Murphy’s fortunes changed a few years after that initial round of rejections, thanks to a chance meeting and a happy coincidence. By the time she was 23 years old, Murphy had shelved her manuscript and moved to Ghana with her first husband. Back in London, a friend attended a party and ran into Margaret Busby, co-founder of an independent publishing house called Allison and Busby and the UK’s first Black woman publisher. Busby—who happened to be from Ghana—was thinking of taking on children’s books, and her interest was piqued by Murphy’s friend’s description of The Worst Witch. Busby phoned Murphy as soon as the latter returned to England, and Murphy immediately hopped on her bicycle and hand-delivered her manuscript to the publisher’s Soho office. The imprint quickly accepted the book for publication, offering Murphy an advance of £150—the equivalent of roughly $2200 in today’s U.S. currency.

Allison and Busby were rewarded for their faith in Murphy’s book; The Worst Witch was an instant success, selling out its initial 5000-copy print run in just two months.

6. The Worst Witch has inspired a television movie, four TV series, and a stage play.

The first adaptation came in 1986 with a made-for-television movie. A 40-episide British-Canadian TV series premiered 12 years later in October 1998 and ran until 2001, when it was succeeded by a short-lived and somewhat darker sequel called Weirdsister College. The New Worst Witch came four years later and returned to Miss Cackle’s Academy, this time centering on Mildred’s younger cousin, Hettie.

The franchise got a big-budget reboot in 2017 with a Netflix series that wrapped its fourth season in 2020. Like so many international productions, the show is currently in limbo as Europe finds its way through the pandemic, and a fifth season has not yet been announced. The show’s first-season lead writer, Emma Reeves, adapted Murphy’s first two books for a well-reviewed stage play that toured the UK in 2019.

But about that first TV movie…

7. Jill Murphy was sorely disappointed with the Worst Witch TV movie, but liked the series that followed.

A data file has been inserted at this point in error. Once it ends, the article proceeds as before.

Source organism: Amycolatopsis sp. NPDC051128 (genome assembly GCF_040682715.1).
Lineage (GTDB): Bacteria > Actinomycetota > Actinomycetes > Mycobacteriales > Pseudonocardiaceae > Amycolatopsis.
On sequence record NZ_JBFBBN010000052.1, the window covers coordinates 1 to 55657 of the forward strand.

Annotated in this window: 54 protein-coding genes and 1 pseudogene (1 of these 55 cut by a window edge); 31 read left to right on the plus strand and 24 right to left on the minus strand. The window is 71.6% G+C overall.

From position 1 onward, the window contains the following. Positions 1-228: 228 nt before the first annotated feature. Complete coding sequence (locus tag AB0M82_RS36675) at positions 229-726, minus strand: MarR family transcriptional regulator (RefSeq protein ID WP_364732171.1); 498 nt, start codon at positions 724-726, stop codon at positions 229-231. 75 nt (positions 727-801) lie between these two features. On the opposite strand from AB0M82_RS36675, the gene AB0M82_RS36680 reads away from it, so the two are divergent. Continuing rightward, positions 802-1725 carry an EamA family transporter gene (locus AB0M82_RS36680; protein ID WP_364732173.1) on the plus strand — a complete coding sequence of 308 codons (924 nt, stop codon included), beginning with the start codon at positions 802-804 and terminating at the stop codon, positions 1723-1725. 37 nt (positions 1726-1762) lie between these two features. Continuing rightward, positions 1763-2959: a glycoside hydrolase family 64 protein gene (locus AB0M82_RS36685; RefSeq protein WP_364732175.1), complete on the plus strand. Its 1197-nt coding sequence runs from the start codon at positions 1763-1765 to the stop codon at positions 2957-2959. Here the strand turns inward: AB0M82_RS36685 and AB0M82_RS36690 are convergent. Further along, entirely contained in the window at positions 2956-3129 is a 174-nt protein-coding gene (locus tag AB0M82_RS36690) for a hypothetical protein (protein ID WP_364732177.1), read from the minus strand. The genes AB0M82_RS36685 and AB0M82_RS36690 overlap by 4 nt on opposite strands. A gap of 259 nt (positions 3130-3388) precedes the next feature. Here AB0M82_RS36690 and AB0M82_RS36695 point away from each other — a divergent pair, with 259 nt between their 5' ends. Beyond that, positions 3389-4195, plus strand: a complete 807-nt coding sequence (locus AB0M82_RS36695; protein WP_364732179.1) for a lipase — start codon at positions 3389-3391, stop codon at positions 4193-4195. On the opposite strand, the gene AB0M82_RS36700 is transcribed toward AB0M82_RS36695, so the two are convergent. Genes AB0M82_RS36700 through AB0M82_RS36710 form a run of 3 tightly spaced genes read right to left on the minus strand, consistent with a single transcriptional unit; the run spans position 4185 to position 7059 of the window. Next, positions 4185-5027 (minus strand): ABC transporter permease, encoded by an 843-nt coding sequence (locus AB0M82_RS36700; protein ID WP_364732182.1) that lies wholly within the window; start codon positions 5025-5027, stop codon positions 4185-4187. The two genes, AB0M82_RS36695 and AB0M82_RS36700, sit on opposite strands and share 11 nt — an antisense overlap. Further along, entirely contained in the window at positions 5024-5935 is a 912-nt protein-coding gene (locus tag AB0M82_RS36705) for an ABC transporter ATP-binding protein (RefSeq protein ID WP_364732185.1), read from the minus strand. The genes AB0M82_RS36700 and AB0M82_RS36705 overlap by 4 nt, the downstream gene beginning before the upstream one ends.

Helmed by Vampire Circus director Robert Young, the 1986 made-for-television adaptation of The Worst Witch came to the U.S. via HBO and, thanks to annual Halloween airings, racked up a loyal fan base—but that group pointedly does not include the property’s creator. In a 2014 interview with The Telegraph, Murphy called the film “terribly disappointing,” citing “an appalling script” and “weak special effects.”

It’s hard to argue with Murphy on at least one of those points, but The Worst Witch has its charms, including a starring turn by Fairuza Balk, fresh from her role as Dorothy in Return to Oz, and dual performances by The Facts of Life’s Charlotte Rae as school headmistress Miss Cackle and her evil twin, Agatha. But the highlight of the movie is undoubtedly Tim Curry’s wild performance of the song “Anything Can Happen on Halloween,” a lounge music/disco mashup that plays out against a psychedelic montage of blue-screen effects.

8. Disney wanted complete creative control of The Worst Witch series in the ‘90s—and Jill Murphy wasn't having it.

In 2014, Murphy told The Telegraph that she “almost lost [Mildred]” to Disney in the ‘90s, when the House of Mouse wanted to adapt The Worst Witch into a cartoon. The project never got off the ground because Disney’s offer came with a massive catch: The entertainment empire wanted complete creative control over Murphy’s property, and she couldn’t bring herself to give it to them.

9. Jill Murphy tells fans that grown-up Mildred works in an animal shelter and “does magic things that nobody realizes.”

Though it’s been nearly 50 years since Mildred made her debut, she still hasn’t made it beyond her fourth year at Miss Cackle’s Academy. Murphy originally hadn’t given any thought to what might become of her after graduation, but according to The Telegraph’s oral history of the book series, fan interest forced her to reconsider. "I would say that she decides that she doesn't want to do anything witchy at all,” Murphy told the newspaper, “so she works in an animal shelter, and now and then she does magic things that nobody realizes.”